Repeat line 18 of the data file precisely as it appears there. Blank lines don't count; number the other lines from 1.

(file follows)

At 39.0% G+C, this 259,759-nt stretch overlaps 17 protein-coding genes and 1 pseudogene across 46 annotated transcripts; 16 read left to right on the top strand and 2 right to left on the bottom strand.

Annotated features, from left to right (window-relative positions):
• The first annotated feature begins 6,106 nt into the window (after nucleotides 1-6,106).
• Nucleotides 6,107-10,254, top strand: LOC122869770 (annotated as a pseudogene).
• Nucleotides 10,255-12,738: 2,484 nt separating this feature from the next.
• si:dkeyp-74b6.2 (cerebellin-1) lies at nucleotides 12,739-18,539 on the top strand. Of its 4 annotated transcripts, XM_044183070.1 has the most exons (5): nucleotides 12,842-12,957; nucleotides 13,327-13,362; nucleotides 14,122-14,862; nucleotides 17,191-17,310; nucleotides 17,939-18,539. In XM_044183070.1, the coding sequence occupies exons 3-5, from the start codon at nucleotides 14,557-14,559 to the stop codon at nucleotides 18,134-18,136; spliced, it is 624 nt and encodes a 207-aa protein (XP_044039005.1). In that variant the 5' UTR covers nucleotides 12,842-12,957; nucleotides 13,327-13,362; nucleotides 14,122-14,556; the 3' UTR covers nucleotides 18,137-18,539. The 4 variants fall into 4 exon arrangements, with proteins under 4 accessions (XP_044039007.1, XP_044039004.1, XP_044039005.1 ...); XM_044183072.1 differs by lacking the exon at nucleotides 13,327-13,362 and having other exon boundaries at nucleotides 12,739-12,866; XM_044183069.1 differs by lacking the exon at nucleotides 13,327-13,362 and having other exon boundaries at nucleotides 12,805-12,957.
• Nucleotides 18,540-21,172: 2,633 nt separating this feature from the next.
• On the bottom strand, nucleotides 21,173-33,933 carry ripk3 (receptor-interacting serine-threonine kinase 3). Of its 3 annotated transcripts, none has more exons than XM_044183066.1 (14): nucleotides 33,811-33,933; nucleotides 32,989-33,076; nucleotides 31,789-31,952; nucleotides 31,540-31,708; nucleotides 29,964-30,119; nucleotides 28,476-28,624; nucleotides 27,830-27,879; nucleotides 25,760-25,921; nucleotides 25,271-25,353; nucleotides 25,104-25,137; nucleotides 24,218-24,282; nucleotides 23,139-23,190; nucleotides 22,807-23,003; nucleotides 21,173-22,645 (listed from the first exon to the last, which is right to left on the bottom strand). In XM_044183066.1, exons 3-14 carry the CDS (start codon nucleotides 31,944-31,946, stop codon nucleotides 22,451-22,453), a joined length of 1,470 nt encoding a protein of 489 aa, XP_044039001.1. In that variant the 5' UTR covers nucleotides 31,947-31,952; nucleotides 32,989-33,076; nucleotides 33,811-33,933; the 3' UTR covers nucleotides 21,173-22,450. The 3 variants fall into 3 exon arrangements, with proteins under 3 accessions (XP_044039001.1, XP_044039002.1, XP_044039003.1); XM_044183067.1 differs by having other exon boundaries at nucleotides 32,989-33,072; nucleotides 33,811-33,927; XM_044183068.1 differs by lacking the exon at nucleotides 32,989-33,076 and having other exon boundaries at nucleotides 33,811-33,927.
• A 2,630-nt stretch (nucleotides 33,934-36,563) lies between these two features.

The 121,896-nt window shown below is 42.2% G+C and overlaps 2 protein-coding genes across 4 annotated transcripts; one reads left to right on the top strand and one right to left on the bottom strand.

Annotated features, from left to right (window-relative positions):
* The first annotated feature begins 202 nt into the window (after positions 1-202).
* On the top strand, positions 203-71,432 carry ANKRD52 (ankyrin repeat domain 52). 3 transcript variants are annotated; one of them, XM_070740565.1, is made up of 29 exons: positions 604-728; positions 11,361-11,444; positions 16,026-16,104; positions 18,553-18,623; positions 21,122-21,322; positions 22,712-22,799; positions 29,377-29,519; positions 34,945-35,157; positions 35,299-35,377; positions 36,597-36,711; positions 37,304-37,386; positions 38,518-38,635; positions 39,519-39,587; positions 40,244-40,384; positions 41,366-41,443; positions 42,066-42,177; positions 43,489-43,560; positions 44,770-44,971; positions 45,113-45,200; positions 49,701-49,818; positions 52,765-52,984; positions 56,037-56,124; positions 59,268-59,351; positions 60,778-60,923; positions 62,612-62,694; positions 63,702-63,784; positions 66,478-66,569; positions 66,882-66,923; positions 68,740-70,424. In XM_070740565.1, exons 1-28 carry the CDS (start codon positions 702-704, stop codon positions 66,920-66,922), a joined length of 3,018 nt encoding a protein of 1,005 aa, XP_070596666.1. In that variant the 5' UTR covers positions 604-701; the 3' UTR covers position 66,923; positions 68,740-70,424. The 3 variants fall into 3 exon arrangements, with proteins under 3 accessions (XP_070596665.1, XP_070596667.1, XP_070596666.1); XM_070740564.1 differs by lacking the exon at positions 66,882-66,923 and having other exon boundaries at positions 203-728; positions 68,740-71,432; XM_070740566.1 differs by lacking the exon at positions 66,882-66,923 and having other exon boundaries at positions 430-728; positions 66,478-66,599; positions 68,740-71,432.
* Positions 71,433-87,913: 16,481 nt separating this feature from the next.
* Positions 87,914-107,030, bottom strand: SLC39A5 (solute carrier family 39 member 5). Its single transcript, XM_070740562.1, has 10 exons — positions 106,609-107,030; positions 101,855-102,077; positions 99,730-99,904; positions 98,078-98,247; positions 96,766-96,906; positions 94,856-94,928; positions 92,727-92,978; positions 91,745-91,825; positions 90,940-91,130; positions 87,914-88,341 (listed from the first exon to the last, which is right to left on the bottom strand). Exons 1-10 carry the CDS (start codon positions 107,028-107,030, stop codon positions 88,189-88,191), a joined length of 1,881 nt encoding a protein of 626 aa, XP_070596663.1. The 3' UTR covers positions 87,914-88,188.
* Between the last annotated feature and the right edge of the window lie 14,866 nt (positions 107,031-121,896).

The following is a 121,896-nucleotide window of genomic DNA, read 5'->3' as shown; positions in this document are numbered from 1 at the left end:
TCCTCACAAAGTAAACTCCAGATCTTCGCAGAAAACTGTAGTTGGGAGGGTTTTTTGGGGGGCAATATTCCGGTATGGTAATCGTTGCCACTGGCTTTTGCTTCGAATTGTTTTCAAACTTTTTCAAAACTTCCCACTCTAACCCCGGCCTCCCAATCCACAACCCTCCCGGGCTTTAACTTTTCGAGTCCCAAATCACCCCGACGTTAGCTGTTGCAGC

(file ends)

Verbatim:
TCCTCACAAAGTAAACTCCAGATCTTCGCAGAAAACTGTAGTTGGGAGGGTTTTTTGGGGGGCAATATTCCGGTATGGTAATCGTTGCCACTGGCTTTTGCTTCGAATTGTTTTCAAACTTTTTCAAAACTTCCCACTCTAACCCCGGCCTCCCAATCCACAACCCTCCCGGGCTTTAACTTTTCGAGTCCCAAATCACCCCGACGTTAGCTGTTGCAGC